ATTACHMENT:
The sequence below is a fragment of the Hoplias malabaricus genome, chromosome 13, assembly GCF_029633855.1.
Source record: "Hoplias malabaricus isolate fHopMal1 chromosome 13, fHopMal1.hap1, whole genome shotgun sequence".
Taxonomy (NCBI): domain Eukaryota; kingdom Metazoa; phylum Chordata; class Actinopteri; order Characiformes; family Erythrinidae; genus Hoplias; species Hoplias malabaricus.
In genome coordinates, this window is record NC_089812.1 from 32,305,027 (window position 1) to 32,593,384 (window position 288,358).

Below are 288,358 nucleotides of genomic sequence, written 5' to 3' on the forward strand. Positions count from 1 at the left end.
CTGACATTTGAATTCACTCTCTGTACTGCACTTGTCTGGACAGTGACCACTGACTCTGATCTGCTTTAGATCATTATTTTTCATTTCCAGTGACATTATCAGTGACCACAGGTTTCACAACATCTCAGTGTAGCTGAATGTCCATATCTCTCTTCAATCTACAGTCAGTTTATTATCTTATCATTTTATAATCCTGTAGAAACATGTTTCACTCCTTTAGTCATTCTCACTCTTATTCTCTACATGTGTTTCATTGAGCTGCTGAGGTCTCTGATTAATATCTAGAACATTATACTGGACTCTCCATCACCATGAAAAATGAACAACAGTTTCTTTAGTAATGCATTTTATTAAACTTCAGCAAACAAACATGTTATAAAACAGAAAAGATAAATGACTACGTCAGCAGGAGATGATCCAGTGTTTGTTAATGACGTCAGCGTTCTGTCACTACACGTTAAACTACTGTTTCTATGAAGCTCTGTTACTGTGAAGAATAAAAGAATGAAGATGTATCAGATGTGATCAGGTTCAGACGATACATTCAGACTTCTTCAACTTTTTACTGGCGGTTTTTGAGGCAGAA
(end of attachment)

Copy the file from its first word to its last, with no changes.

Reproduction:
The sequence below is a fragment of the Hoplias malabaricus genome, chromosome 13, assembly GCF_029633855.1.
Source record: "Hoplias malabaricus isolate fHopMal1 chromosome 13, fHopMal1.hap1, whole genome shotgun sequence".
Taxonomy (NCBI): domain Eukaryota; kingdom Metazoa; phylum Chordata; class Actinopteri; order Characiformes; family Erythrinidae; genus Hoplias; species Hoplias malabaricus.
In genome coordinates, this window is record NC_089812.1 from 32,305,027 (window position 1) to 32,593,384 (window position 288,358).

Below are 288,358 nucleotides of genomic sequence, written 5' to 3' on the forward strand. Positions count from 1 at the left end.
CTGACATTTGAATTCACTCTCTGTACTGCACTTGTCTGGACAGTGACCACTGACTCTGATCTGCTTTAGATCATTATTTTTCATTTCCAGTGACATTATCAGTGACCACAGGTTTCACAACATCTCAGTGTAGCTGAATGTCCATATCTCTCTTCAATCTACAGTCAGTTTATTATCTTATCATTTTATAATCCTGTAGAAACATGTTTCACTCCTTTAGTCATTCTCACTCTTATTCTCTACATGTGTTTCATTGAGCTGCTGAGGTCTCTGATTAATATCTAGAACATTATACTGGACTCTCCATCACCATGAAAAATGAACAACAGTTTCTTTAGTAATGCATTTTATTAAACTTCAGCAAACAAACATGTTATAAAACAGAAAAGATAAATGACTACGTCAGCAGGAGATGATCCAGTGTTTGTTAATGACGTCAGCGTTCTGTCACTACACGTTAAACTACTGTTTCTATGAAGCTCTGTTACTGTGAAGAATAAAAGAATGAAGATGTATCAGATGTGATCAGGTTCAGACGATACATTCAGACTTCTTCAACTTTTTACTGGCGGTTTTTGAGGCAGAA